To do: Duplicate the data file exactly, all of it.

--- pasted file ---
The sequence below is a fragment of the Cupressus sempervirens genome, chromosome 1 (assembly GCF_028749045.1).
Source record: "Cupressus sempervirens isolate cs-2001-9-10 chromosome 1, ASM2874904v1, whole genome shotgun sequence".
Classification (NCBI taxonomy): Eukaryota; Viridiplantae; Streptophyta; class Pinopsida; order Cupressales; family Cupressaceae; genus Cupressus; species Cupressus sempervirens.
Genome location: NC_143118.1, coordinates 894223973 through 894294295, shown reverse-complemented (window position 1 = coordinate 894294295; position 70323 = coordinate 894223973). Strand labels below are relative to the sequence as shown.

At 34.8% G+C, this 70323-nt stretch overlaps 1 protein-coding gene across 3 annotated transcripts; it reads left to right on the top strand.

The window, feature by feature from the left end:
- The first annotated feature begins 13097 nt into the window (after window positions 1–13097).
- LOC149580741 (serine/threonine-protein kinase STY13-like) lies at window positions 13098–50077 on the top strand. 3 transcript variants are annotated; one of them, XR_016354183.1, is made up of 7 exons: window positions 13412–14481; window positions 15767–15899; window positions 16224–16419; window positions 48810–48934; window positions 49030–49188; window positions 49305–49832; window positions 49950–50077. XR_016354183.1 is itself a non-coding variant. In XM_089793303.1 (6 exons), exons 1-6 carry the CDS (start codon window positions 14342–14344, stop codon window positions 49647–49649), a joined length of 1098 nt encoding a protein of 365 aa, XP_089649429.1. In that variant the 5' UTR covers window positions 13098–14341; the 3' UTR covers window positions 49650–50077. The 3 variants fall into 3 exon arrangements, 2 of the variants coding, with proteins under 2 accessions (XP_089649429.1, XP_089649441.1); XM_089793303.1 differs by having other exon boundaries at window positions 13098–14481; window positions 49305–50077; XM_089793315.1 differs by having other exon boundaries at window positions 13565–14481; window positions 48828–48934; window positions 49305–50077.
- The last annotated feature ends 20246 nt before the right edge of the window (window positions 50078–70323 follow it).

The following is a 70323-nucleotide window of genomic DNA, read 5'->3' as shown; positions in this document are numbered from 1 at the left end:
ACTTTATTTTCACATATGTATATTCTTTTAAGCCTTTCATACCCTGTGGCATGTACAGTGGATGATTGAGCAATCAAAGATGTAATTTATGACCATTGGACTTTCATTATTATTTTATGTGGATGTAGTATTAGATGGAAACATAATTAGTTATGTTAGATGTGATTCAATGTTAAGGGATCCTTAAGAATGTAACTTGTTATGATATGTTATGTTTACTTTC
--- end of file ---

The sequence below is a fragment of the Cupressus sempervirens genome, chromosome 1 (assembly GCF_028749045.1).
Source record: "Cupressus sempervirens isolate cs-2001-9-10 chromosome 1, ASM2874904v1, whole genome shotgun sequence".
Classification (NCBI taxonomy): Eukaryota; Viridiplantae; Streptophyta; class Pinopsida; order Cupressales; family Cupressaceae; genus Cupressus; species Cupressus sempervirens.
Genome location: NC_143118.1, coordinates 894223973 through 894294295, shown reverse-complemented (window position 1 = coordinate 894294295; position 70323 = coordinate 894223973). Strand labels below are relative to the sequence as shown.

At 34.8% G+C, this 70323-nt stretch overlaps 1 protein-coding gene across 3 annotated transcripts; it reads left to right on the top strand.

The window, feature by feature from the left end:
- The first annotated feature begins 13097 nt into the window (after window positions 1–13097).
- LOC149580741 (serine/threonine-protein kinase STY13-like) lies at window positions 13098–50077 on the top strand. 3 transcript variants are annotated; one of them, XR_016354183.1, is made up of 7 exons: window positions 13412–14481; window positions 15767–15899; window positions 16224–16419; window positions 48810–48934; window positions 49030–49188; window positions 49305–49832; window positions 49950–50077. XR_016354183.1 is itself a non-coding variant. In XM_089793303.1 (6 exons), exons 1-6 carry the CDS (start codon window positions 14342–14344, stop codon window positions 49647–49649), a joined length of 1098 nt encoding a protein of 365 aa, XP_089649429.1. In that variant the 5' UTR covers window positions 13098–14341; the 3' UTR covers window positions 49650–50077. The 3 variants fall into 3 exon arrangements, 2 of the variants coding, with proteins under 2 accessions (XP_089649429.1, XP_089649441.1); XM_089793303.1 differs by having other exon boundaries at window positions 13098–14481; window positions 49305–50077; XM_089793315.1 differs by having other exon boundaries at window positions 13565–14481; window positions 48828–48934; window positions 49305–50077.
- The last annotated feature ends 20246 nt before the right edge of the window (window positions 50078–70323 follow it).

The following is a 70323-nucleotide window of genomic DNA, read 5'->3' as shown; positions in this document are numbered from 1 at the left end:
ACTTTATTTTCACATATGTATATTCTTTTAAGCCTTTCATACCCTGTGGCATGTACAGTGGATGATTGAGCAATCAAAGATGTAATTTATGACCATTGGACTTTCATTATTATTTTATGTGGATGTAGTATTAGATGGAAACATAATTAGTTATGTTAGATGTGATTCAATGTTAAGGGATCCTTAAGAATGTAACTTGTTATGATATGTTATGTTTACTTTC